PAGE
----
Baltar and Caprica Six talk about their lives and wind up making out once again. Their moment is interrupted when Head Six and Head Baltar arrive to talk about how they’ve finally come back together to fulfill their joint destiny as parents to the next generation of God’s Children. But who is seeing who? It turns out both Baltar and Caprica Six each see both of their Head counterparts. What the frak is going on?

Simon still performs his tests on Hera, even as the attack surrounds them. He’s confident the Cylons will prevail, but what he didn’t count on was Boomer snapping his neck and taking Hera away. When Brother Cavil finds this, he vows to go on the offense.

Boomer finds Starbuck, Helo and Athena and offers to give them Hera. She says she owes one to the Old Man. While you might assume she’s talking about shooting him, she’s actually referring to a scene we seen in a flashback where Adama and Tigh gave Boomer one last chance to become a pilot on the Galactica when she was about to fail. However, none of this matters to Athena, who kills Boomer anyway.

They meet up with Lee and make their way back to the Galactica. A copy of Aaron Doral pops up and shoots at them, hitting Helo in the leg. As Athena applies pressure to his wound, Hera runs away. An amazing sequence ensues as Laura Roslin and Athena chase after Hera on the Galactica in the exact same way that they did in the opera house dream.

It even ends the same way, with Caprica Six getting her, picking her up, and taking her into a locked room with Baltar. They both remember the dream and realize they must walk with Hera onto the stage of the opera house. Only in this real life interpretation, the stage is the CIC. It’s magnificent because the glowing images of the Final Five are there too as they’re on the catwalks of the CIC.

The actual CIC is less pristine than the opera house as it’s been severely damaged. Brother Cavil sneaks in and takes Hera, threatening her with a gun. Baltar steps forward and gives a long-winded speech about all of the shared dreams and unexplained phenomena that can only be God or some other divine intervention, and that Brother Cavil must accept this and let Hera go. However, it’s Saul Tigh’s promise to give Cavil the resurrection technology that gets him to release Hera.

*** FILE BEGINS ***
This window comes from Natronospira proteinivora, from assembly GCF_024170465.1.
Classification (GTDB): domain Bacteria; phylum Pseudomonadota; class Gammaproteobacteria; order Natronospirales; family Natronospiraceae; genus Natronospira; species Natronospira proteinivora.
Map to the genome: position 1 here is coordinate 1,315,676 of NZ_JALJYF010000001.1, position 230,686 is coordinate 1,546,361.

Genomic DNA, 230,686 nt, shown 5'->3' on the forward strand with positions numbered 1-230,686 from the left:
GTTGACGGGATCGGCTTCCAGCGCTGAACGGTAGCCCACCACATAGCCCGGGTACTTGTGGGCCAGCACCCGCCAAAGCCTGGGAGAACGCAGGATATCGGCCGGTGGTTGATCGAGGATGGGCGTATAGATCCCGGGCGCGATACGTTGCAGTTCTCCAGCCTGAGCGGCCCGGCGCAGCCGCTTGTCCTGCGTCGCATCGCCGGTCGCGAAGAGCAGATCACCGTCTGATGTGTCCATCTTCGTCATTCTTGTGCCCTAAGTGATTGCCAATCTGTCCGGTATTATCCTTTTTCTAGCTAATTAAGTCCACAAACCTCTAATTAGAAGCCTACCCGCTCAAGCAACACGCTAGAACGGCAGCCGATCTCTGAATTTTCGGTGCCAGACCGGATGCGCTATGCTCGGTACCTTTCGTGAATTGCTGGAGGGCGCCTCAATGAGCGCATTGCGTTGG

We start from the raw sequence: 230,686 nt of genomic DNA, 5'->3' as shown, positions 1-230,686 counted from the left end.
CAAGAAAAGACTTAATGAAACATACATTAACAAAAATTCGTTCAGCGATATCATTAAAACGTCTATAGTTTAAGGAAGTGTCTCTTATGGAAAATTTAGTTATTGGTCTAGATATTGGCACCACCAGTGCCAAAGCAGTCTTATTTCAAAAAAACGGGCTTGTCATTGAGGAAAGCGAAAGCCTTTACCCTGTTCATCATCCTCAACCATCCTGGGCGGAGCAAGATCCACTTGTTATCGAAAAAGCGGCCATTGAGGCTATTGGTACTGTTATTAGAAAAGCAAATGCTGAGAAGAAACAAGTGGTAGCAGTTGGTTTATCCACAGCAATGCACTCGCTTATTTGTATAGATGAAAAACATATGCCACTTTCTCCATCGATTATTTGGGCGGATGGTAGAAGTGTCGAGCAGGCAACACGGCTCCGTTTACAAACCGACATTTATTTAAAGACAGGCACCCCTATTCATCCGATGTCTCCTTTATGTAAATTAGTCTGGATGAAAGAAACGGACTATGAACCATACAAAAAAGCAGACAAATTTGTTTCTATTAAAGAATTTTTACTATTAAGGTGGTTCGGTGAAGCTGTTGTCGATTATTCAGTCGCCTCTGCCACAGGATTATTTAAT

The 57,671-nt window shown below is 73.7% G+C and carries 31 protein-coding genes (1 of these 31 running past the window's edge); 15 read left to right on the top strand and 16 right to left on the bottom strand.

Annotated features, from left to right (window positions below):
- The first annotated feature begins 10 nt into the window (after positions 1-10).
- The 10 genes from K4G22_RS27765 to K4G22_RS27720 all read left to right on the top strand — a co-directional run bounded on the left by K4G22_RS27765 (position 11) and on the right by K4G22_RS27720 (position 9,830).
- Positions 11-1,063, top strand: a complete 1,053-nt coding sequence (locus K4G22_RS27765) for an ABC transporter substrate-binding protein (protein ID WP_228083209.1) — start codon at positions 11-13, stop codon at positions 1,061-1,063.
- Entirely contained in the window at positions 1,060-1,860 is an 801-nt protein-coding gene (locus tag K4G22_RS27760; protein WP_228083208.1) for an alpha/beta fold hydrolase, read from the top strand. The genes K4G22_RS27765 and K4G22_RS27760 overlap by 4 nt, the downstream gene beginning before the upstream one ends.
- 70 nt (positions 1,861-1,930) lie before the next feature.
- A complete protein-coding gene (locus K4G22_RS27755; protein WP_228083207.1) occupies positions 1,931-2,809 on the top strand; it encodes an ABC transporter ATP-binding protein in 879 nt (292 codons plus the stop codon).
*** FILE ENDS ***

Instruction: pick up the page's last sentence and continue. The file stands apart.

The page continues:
In order to give them the secret to resurrection, the Final Five must all place their hands into the special Cylon water to share what they know. Unfortunately this will also reveal all of their innermost secrets to one another, which gives Tory some concern. They do it, and midway through the download Tyrol sees Tory’s memory of killing Cally.

This doesn’t go well, as he immediately takes his hand out of the water and chokes Tory to death. It’s satisfying, but at the same time, Brother Cavil thinks he’s been betrayed because the download for resurrection technology is severed, so he orders his men to attack. However, they’re outnumbered and Cavil takes the coward’s way out, eating his own gun.

An injured Raptor carrying Racetrack and Skulls accidentally fires its nuclear weapons into the Colony, causing mass chaos. Adama orders Starbuck to jump the Galactica, but she doesn’t know the coordinates for the rest of the fleet. Suddenly it comes to her, and she enters the numbers she got from the musical notes of “All Along he Watchtower.”

They jump, which takes us back to the time before the fall, where Kara and Lee drunkenly discuss fate. She tells him that she’s scared to die because she doesn’t want to be forgotten.

On the other side of the jump, the Galactica bends and creaks and is all but dead. Tigh states that it will never be able to jump again, so they’re stuck where they are. That’s when we see a moon that looks like our moon and a planet that looks like Earth. But it’s not Earth, or at least not the same Earth from before, because this one is full of life and green grass.

Twelve hours later, the fleet is reunited thanks to a Raptor that found the fleet. Admiral Hoshi is very happy to go back to being a lieutenant, but Romo Lampkin has taken to the presidency like a duck to water. Down on the New Earth, a recon mission finds that there are people living on it who are genetically similar enough to humans so that reproduction is a possibility to continue the survival of the species. However, the natives of New Earth are an early tribal people with no language and rudimentary tools.